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IRS Sounds the Alarm: The Growing Tax Gap and Its Implications!
The Internal Revenue Service has released updated tax gap projections for tax years 2020 and 2021. Their current data reflects a significant increase from previous tax gaps. The agency estimates a tax gap of $192 billion from tax years 2014-2016 and $138 billion from 2017-2019, with an estimate of $688 billion for the 2021 tax year. This is notably the first time that tax gap projections have been updated and provided for a single year.
IRS Commissioner Danny Werfel believes this significantly larger projected tax gap “underscores the importance of increased IRS compliance efforts on key areas” and remarked that funding from the Inflation Reduction Act will assist the agency in “adding focus and resources to areas of compliance concern,” which primarily include high income individuals, partnerships, and businesses.
What is a Tax Gap?
A tax gap is the difference between the estimated tax liability in a specific period of time and the amount of taxes that are actually paid on time. Generally, a tax gap is caused by three factors:
- Non-filing, which is taxes not paid on time by individuals and businesses who did not file on time
- Underreporting of taxes, which is understated income or tax obligation on tax returns that were filed on time
- Underpayment of taxes, which is taxes that were reported on time, but paid late or not paid at all
It’s important to note that the IRS acknowledges that tax gap projections do not account for all noncompliance and that projections are primarily based on data from previous audits, then extrapolated to the current tax year(s). In addition, the estimated tax liability for tax years 2014-2016 and 2021 include an increase of approximately 38%, which is similar to the increase in gross and net tax gaps. This means that some of the projected tax liability increase is due to economic growth.
How Does the IRS Calculate the Tax Gap?
Unfortunately, no single approach can accurately estimate the tax gap as it is subject to error. The IRS works with statisticians and other data collectors to collect, calculate, and interpret the data as accurately as possible. Current compliance behavior and past investigation into noncompliance is used to project future data.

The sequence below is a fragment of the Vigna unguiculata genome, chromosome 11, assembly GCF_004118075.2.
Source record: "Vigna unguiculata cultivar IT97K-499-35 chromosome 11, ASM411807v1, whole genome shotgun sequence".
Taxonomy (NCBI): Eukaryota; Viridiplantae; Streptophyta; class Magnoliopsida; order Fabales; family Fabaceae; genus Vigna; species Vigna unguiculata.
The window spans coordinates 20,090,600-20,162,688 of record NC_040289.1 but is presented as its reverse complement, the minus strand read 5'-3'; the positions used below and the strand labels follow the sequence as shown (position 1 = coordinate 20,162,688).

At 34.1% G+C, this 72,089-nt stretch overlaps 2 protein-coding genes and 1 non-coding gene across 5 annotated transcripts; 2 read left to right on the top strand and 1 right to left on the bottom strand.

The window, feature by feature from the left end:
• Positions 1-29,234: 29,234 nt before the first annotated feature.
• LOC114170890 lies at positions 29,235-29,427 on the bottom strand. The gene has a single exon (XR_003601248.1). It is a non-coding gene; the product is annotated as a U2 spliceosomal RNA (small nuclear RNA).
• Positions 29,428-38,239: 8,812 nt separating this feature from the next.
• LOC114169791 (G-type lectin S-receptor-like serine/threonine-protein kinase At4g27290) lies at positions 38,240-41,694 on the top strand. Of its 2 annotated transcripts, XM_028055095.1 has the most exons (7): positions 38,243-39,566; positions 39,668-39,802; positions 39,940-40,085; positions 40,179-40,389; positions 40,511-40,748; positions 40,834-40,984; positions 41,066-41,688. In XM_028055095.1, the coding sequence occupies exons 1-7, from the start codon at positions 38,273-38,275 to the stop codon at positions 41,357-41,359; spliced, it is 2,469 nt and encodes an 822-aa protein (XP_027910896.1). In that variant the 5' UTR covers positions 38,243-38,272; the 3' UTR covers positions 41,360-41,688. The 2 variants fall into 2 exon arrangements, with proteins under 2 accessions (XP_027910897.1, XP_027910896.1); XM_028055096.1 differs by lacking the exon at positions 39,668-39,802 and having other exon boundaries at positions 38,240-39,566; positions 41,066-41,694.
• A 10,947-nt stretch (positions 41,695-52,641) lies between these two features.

The tax gap is simply an estimate and does not represent the full extent of taxpayer non-compliance because projections cannot completely represent all areas of noncompliance. For example, it is impossible to fully determine offshore financial activity and accounts, all digital assets and cryptocurrency, corporate income tax complications, income from illegal activities, and money laundering.
The IRS also faces the challenge of a lack of method to calculate pandemic tax credits. Finally, the agency needs additional time to develop the necessary expertise to work with noncompliance related to digital assets and other emerging areas.
How Will the IRS Respond to the Increased Projected Tax Gap?
The IRS intends to use some of their newly acquired resources from the Inflation Reduction Act to take steps to assist with voluntary tax compliance. This includes improving taxpayer service, rolling out new technology, the use of AI and other digital tools, taxpayer service programs in rural areas, and more.
IRS research and other studies have shown that third party reporting of income has a significant impact on voluntary compliance, and that compliance increases even further when income payments are subject to tax withholding. The agency views voluntary compliance as crucial and calculates that even a 1% increase in voluntary compliance would increase revenue by $46 billion. The agency is also using a significant percentage of their newly acquired funding to expand their criminal investigative branch to help uncover areas of tax noncompliance.
Facing IRS Audits & Seeking Legal Advice?
If you’ve received a notice from the IRS and aren’t sure what to do next, reach out to Silver Law, PLC. As Arizona’s leading tax attorney firm, we can provide trustworthy legal guidance, representation, and assistance for any tax controversy you are facing. Whether you need audit representation, are seeking innocent spouse relief, need advice regarding cryptocurrency or an offshore account, or have been notified of pending criminal tax action, we our Phoenix tax lawyers can help. Contact us today to schedule your completely free, confidential consultation.
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